Have Faith: A patchwork of hope

PeaceQuilts U.S. program coordinator Carolyn Stoeber, left, and PeaceQuilts founder Jeanne Staples of Edgartown, with "Jako Lakay," a quilt stitched by Julienne Desile. — Sam Moore

Every other week, Connie Berry reports on the news, events, and people at Martha’s Vineyard’s various places of worship.

Jeanne Staples’ art studio in Edgartown is filled with impressive paintings with extraordinary detail. It looks as if the people in the paintings could walk right off the canvas. But besides the paintings, she has mounds of artwork that make up another passion — quilts of every color, pattern, and size, made by the women who make up the quilting cooperative she set up in Haiti eight years ago, PeaceQuilts.

The faith community at Jeanne’s church, the Federated Church in Edgartown, has long been supportive of her efforts, with some members of the congregation traveling to Haiti with her. Next month, on Nov. 5, the Federated Church will host a special event, a celebrity spaghetti dinner, with proceeds benefiting the quilting co-op. The “celebrity” waiters and waitresses will serve the guests, with their “tips” all going to support PeaceQuilts. So far, the volunteer celebrities happen to be folks who will be impersonating some of their favorite personalities.

“In the past we’ve had Julia Child, Cher, Elizabeth Taylor — she dressed as Cleopatra — and we even had Sarah Palin,” Jeanne said. “Sometimes they get tips for singing and other times they get tips to stop singing; hilarity will ensue.”

Jeanne first became connected with Haiti through another program, the Martha’s Vineyard Fish Farm for Haiti Project. She saw the beautiful needlework created by the women in Haiti when the fishing project held its annual craft sales, but found that the tablecloths and other items weren’t selling as well as they could have. Her artist’s eye saw the potential in the women marketing their own uniquely Haitian creative designs with quilts. There was only one problem: Jeanne had never quilted, much less taught anyone else how to do it.

She said she couldn’t find a quilter from the Vineyard to go with her to Haiti, so she had quilter friends give her a crash course in the craft. Then Jeanne went to Haiti under the auspices of the fishing project, and in collaboration with a particular order of nuns who run several domestic arts schools in Haiti; her quilting workshops took off.

“They took to it immediately,” Jeanne said. “There’s tons of art in Haiti, but most of it is produced by men. The women are at home taking care of children.”

One of the quilts Jeanne showed me depicted an entire childhood story from the life of the woman who made it. There was a cart pulled by cattle, a mother bringing water into a sugarcane field, and a little girl (the quilter) standing on a winding road.

“The quilts are very expressive, narrative,” Jeanne said. “They design them themselves and they tell a story.”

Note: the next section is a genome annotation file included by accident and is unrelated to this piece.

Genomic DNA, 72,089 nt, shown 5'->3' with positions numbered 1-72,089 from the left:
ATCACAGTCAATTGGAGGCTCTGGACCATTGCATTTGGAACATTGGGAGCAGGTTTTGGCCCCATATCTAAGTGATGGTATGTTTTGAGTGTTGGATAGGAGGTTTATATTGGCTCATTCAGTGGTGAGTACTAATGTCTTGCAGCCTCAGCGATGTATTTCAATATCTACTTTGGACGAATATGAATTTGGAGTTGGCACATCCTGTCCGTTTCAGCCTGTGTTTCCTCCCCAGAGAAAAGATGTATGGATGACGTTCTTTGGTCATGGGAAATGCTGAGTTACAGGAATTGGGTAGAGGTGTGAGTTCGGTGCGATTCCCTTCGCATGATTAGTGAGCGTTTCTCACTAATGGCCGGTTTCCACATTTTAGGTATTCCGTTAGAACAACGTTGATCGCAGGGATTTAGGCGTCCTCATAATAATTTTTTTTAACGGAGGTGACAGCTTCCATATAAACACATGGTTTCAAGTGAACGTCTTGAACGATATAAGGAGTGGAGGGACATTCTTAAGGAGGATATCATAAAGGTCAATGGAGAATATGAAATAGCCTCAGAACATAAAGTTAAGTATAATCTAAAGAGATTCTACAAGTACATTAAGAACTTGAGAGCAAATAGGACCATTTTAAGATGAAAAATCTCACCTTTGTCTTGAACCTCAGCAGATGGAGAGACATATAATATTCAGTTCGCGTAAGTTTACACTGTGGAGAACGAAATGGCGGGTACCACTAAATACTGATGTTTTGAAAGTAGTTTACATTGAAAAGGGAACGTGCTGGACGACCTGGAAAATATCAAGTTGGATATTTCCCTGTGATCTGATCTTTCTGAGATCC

Donations of fabric, rulers, pins, sewing needles, and other items needed to produce the quilts come from all over the world. Each quilt has a handmade label with a title, the date it was finished, and the name of the artist who made it. After the earthquake in 2010, Jeanne said the organization tried to come up with ways to branch out. “Not every woman can be an artist, so we began a new product line with bags and pillows,” she said. Some of the bags were sold at Rainy Day in Vineyard Haven. Products now include handmade ornaments for Christmas, many of them made from leftover fabric from the children’s school uniforms. There are bracelets and necklaces made from cloth beads, and even a book that tells the story of PeaceQuilts: “Patience to Raise the Sun: Art Quilts from Haiti and their Power to Change Women’s Lives.”

PeaceQuilts has grown into a 501(c)(3) with a board of directors and a crew of volunteers. Jeanne still travels to Haiti a few times a year, but said that one of the positive effects of the quilting co-op is that more experienced members can now train new members. Some of them gather together to work, and others, who may not be able to get to a job each day, work from home.

“It was a modest ambition, really,” Jeanne told me, “then we began to see how it was growing and evolving, and how the women embraced it.”

She said she will travel to Haiti next week to help another cooperative set up. “We’ll hire Haitians to build sewing tables, and we’ll set up the work space,” she said. Volunteers train the women in record keeping, bookkeeping, and communication systems so that they will have the fundamentals they need to keep the business going. “Then we can step back and become coaches instead of trainers,” Jeanne said.

She said life in Haiti can be very challenging, and she has watched some of the women earn enough money to build their own homes and send their children to school.

“It’s amazing when people have the power to express themselves, what they have to say,” Jeanne said.

Islanders can do their part to support PeaceQuilts by coming to the celebrity spaghetti dinner from 6 to 8 pm on Saturday, Nov. 5. There will be an extensive list of items to auction, and an all-you-can-eat dinner with all the trimmings. Cost is $15 per person, $10 for children, and $35 for families. To learn more about PeaceQuilts, visit haitipeacequilts.org. The website has a new link for donations to help cooperative members affected by Hurricane Matthew.

If you have news for Have Faith, email it to connie.berry12@gmail.com.